Surgical defenders can pick your pocket if you hang your stick. If the contact is flagrant – Speed Lacrosse calls for you to police yourselves and call a foul. When the ball goes out of bounds – the ethos is for honesty to rule the court as to who it went out on. Speed Lacrosse is all about keeping the game moving and getting up and down the field so the conditioning is rigorous.
Our youth players as young as 10 years old almost instinctively cut to an open area without the ball to get open. Because of the small field they payed close attention to the side line and end lines. They kept a tight score and quickly embraced the competitive spirit of this revolutionary game in its infancy. It’s safe to say Speed Lacrosse brought true intensity out of players that otherwise wouldn’t have shown it.
What would you expect? This game is beach volleyball with sticks. Its pickup hoops at the school yard. Suddenly I felt like I was in the Powell home in Carthage N.Y. circa the mid 90’s in one of those “Texas Death Match” backyard tournaments you have with your mates.
Teams waiting to play stayed involved and cheered on their friends because Speed Lacrosse doesn’t only change the size of the playing field – it levels it. The game tilts the advantage toward the quicker thinking gazelle and disarms the axe-wielding slasher. A refreshing excitement ensues.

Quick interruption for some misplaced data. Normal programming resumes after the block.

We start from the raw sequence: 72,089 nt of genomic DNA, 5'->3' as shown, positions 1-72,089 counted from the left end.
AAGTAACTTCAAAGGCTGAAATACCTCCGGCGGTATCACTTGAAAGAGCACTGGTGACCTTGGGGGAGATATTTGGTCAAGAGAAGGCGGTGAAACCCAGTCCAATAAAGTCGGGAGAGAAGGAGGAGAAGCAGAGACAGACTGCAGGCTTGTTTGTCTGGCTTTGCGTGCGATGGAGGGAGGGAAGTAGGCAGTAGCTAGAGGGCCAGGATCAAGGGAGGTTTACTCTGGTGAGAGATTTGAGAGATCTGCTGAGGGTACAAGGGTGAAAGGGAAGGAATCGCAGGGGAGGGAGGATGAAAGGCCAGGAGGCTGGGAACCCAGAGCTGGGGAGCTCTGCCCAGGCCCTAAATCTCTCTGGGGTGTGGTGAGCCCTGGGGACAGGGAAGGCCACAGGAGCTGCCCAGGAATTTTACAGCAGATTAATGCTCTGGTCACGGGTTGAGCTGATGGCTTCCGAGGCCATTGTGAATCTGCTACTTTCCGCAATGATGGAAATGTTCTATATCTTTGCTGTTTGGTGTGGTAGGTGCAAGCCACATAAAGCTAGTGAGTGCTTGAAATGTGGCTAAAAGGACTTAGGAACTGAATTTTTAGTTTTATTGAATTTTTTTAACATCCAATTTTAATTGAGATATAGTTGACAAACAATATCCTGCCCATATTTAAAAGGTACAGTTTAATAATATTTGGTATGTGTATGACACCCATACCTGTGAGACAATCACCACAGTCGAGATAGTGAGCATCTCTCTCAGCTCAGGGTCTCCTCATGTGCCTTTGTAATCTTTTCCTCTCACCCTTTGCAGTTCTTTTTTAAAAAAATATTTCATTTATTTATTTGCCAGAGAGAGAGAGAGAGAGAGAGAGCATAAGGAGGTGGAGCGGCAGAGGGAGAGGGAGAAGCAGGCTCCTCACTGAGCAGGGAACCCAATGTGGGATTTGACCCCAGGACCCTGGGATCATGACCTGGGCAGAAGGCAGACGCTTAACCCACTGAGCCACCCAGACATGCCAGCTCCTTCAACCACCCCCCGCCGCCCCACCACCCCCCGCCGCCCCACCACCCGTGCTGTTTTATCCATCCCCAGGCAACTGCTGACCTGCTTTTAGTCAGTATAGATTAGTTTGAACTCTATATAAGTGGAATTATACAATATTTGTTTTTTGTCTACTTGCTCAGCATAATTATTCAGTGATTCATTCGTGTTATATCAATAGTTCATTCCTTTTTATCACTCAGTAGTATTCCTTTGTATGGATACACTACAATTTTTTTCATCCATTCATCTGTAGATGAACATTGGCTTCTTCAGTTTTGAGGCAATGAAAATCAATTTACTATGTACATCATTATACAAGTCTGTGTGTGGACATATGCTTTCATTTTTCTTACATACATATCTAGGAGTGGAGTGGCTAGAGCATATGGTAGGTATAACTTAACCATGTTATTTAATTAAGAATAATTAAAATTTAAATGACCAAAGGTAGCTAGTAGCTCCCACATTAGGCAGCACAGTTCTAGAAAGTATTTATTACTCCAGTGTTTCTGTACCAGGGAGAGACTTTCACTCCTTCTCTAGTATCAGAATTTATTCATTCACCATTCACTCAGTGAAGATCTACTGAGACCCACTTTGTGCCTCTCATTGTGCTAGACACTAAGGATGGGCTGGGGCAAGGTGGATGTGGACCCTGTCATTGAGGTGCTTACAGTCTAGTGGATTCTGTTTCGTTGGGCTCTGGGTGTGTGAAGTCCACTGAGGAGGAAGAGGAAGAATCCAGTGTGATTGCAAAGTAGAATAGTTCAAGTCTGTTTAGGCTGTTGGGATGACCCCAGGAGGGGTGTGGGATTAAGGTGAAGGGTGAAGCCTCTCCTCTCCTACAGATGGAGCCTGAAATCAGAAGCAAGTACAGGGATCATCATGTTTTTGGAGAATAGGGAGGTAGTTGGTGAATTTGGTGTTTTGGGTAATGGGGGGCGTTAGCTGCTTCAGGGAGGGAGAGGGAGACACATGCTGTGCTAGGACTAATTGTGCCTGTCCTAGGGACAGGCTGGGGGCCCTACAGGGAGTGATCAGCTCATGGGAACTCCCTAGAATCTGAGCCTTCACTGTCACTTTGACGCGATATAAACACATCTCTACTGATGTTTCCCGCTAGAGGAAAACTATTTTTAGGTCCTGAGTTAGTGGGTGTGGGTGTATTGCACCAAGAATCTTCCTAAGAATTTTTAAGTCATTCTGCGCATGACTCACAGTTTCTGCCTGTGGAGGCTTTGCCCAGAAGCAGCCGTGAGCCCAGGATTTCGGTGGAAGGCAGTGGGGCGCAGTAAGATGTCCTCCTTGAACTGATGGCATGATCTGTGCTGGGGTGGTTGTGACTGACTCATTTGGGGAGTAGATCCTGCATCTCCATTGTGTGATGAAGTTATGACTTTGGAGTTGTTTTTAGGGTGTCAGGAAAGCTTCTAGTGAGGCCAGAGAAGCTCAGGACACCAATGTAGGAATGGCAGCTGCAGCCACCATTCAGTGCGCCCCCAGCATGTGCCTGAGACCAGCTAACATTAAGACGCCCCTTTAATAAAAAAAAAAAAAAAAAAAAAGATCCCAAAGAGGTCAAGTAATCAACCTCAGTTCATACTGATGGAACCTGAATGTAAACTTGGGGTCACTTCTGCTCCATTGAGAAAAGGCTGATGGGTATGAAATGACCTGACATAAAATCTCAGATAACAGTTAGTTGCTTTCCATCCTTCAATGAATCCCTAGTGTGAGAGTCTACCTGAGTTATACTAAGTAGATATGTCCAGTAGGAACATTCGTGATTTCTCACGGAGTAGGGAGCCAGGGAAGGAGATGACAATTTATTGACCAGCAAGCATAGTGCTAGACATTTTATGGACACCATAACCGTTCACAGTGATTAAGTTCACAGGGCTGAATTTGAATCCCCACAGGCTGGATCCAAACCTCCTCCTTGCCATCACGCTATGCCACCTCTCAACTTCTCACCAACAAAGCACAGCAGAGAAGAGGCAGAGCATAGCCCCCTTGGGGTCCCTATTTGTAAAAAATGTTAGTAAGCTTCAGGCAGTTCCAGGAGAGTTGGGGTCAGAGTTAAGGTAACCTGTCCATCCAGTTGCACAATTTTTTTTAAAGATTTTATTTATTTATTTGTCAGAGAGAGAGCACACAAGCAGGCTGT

As a youth lacrosse training tool, Speed Lacrosse gets all the physical obstacles out of the way. A mouthpiece, cage and gloves occupy a big portion of the youth players mind while he’s on the field. That equipment takes years to get used to. When you take the helmet and cage off a youth players head and give them their field of vision back that player is free to think about more important things like how to get open or when to get back in the hole to stop a fast break. You can feel the immediate ramp in their lacrosse I.Q., or at least you can figure out how to make that leap happen.
Down to shirts, shorts, training shoes (unless you’re playing it on the beach) and lacrosse sticks there is no fear of getting pulverized by a heat seeking Cascade helmet. There’s no intimidating six foot carbon shaft being thrown around the cage. This is a finesse game. Experts want to model their Speed game after Scottie Pippen’s basketball game and that lends itself to the second method to Speed Lacrosse madness.
Like any other game – Speed Lacrosse is going to need contribution from some legendary players for its growth. There’s no one better to steward that ship than Casey Powell, the games founder. I think elite players will embrace this new form of lacrosse the same way our youth league did because it inspires on court creativity at a high pace.
First, try to imagine attending a 3 on 3 Speed Lacrosse Tournament on turf under the lights that includes a set of fine-tuned Major League Lacrosse All Stars… and then get your popcorn out because once Speed takes hold that will be something to see.
At the beginner level, at the elite level and at every level in between – there is a spot on Casey Powell’s Speed Lacrosse Court for anyone who wants to improve their lacrosse skills, their lacrosse I.Q. or grow the game into the spotlight it deserves.